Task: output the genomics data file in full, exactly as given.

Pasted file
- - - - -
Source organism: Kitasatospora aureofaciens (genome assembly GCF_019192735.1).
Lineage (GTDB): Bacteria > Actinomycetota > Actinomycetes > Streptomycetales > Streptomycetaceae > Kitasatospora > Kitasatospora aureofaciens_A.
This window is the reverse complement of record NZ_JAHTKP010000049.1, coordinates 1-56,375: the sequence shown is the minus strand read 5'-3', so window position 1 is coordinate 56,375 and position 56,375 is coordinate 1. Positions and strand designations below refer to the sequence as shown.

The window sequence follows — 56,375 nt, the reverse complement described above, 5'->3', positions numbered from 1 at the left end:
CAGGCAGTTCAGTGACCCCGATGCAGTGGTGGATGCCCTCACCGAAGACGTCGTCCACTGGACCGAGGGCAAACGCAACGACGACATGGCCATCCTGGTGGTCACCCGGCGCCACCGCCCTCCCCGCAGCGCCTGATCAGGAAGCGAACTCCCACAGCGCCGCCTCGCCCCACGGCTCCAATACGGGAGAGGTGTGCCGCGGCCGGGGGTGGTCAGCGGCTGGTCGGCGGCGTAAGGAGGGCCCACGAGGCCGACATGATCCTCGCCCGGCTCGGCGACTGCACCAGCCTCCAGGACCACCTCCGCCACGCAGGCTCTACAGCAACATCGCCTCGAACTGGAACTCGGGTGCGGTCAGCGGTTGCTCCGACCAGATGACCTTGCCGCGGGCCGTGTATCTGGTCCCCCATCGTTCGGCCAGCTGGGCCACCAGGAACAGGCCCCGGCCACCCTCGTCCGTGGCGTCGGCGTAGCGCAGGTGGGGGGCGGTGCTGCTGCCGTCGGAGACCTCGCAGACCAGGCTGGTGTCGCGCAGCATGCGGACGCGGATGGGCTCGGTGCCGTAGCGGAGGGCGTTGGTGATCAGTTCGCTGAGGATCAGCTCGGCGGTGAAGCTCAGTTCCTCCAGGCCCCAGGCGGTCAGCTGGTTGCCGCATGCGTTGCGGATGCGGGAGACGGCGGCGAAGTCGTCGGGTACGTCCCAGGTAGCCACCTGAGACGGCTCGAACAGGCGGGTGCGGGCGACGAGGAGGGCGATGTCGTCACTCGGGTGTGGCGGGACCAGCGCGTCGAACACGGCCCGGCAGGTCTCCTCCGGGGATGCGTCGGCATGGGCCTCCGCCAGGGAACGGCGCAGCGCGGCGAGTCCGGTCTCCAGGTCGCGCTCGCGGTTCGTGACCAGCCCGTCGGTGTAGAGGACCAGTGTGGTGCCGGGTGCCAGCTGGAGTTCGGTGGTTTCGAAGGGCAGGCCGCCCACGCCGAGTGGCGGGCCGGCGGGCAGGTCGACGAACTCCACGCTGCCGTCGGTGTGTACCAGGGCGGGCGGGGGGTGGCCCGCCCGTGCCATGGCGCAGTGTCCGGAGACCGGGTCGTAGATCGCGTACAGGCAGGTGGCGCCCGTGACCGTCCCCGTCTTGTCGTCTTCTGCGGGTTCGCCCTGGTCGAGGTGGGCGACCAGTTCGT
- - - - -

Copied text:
Source organism: Kitasatospora aureofaciens (genome assembly GCF_019192735.1).
Lineage (GTDB): Bacteria > Actinomycetota > Actinomycetes > Streptomycetales > Streptomycetaceae > Kitasatospora > Kitasatospora aureofaciens_A.
This window is the reverse complement of record NZ_JAHTKP010000049.1, coordinates 1-56,375: the sequence shown is the minus strand read 5'-3', so window position 1 is coordinate 56,375 and position 56,375 is coordinate 1. Positions and strand designations below refer to the sequence as shown.

The window sequence follows — 56,375 nt, the reverse complement described above, 5'->3', positions numbered from 1 at the left end:
CAGGCAGTTCAGTGACCCCGATGCAGTGGTGGATGCCCTCACCGAAGACGTCGTCCACTGGACCGAGGGCAAACGCAACGACGACATGGCCATCCTGGTGGTCACCCGGCGCCACCGCCCTCCCCGCAGCGCCTGATCAGGAAGCGAACTCCCACAGCGCCGCCTCGCCCCACGGCTCCAATACGGGAGAGGTGTGCCGCGGCCGGGGGTGGTCAGCGGCTGGTCGGCGGCGTAAGGAGGGCCCACGAGGCCGACATGATCCTCGCCCGGCTCGGCGACTGCACCAGCCTCCAGGACCACCTCCGCCACGCAGGCTCTACAGCAACATCGCCTCGAACTGGAACTCGGGTGCGGTCAGCGGTTGCTCCGACCAGATGACCTTGCCGCGGGCCGTGTATCTGGTCCCCCATCGTTCGGCCAGCTGGGCCACCAGGAACAGGCCCCGGCCACCCTCGTCCGTGGCGTCGGCGTAGCGCAGGTGGGGGGCGGTGCTGCTGCCGTCGGAGACCTCGCAGACCAGGCTGGTGTCGCGCAGCATGCGGACGCGGATGGGCTCGGTGCCGTAGCGGAGGGCGTTGGTGATCAGTTCGCTGAGGATCAGCTCGGCGGTGAAGCTCAGTTCCTCCAGGCCCCAGGCGGTCAGCTGGTTGCCGCATGCGTTGCGGATGCGGGAGACGGCGGCGAAGTCGTCGGGTACGTCCCAGGTAGCCACCTGAGACGGCTCGAACAGGCGGGTGCGGGCGACGAGGAGGGCGATGTCGTCACTCGGGTGTGGCGGGACCAGCGCGTCGAACACGGCCCGGCAGGTCTCCTCCGGGGATGCGTCGGCATGGGCCTCCGCCAGGGAACGGCGCAGCGCGGCGAGTCCGGTCTCCAGGTCGCGCTCGCGGTTCGTGACCAGCCCGTCGGTGTAGAGGACCAGTGTGGTGCCGGGTGCCAGCTGGAGTTCGGTGGTTTCGAAGGGCAGGCCGCCCACGCCGAGTGGCGGGCCGGCGGGCAGGTCGACGAACTCCACGCTGCCGTCGGTGTGTACCAGGGCGGGCGGGGGGTGGCCCGCCCGTGCCATGGCGCAGTGTCCGGAGACCGGGTCGTAGATCGCGTACAGGCAGGTGGCGCCCGTGACCGTCCCCGTCTTGTCGTCTTCTGCGGGTTCGCCCTGGTCGAGGTGGGCGACCAGTTCGT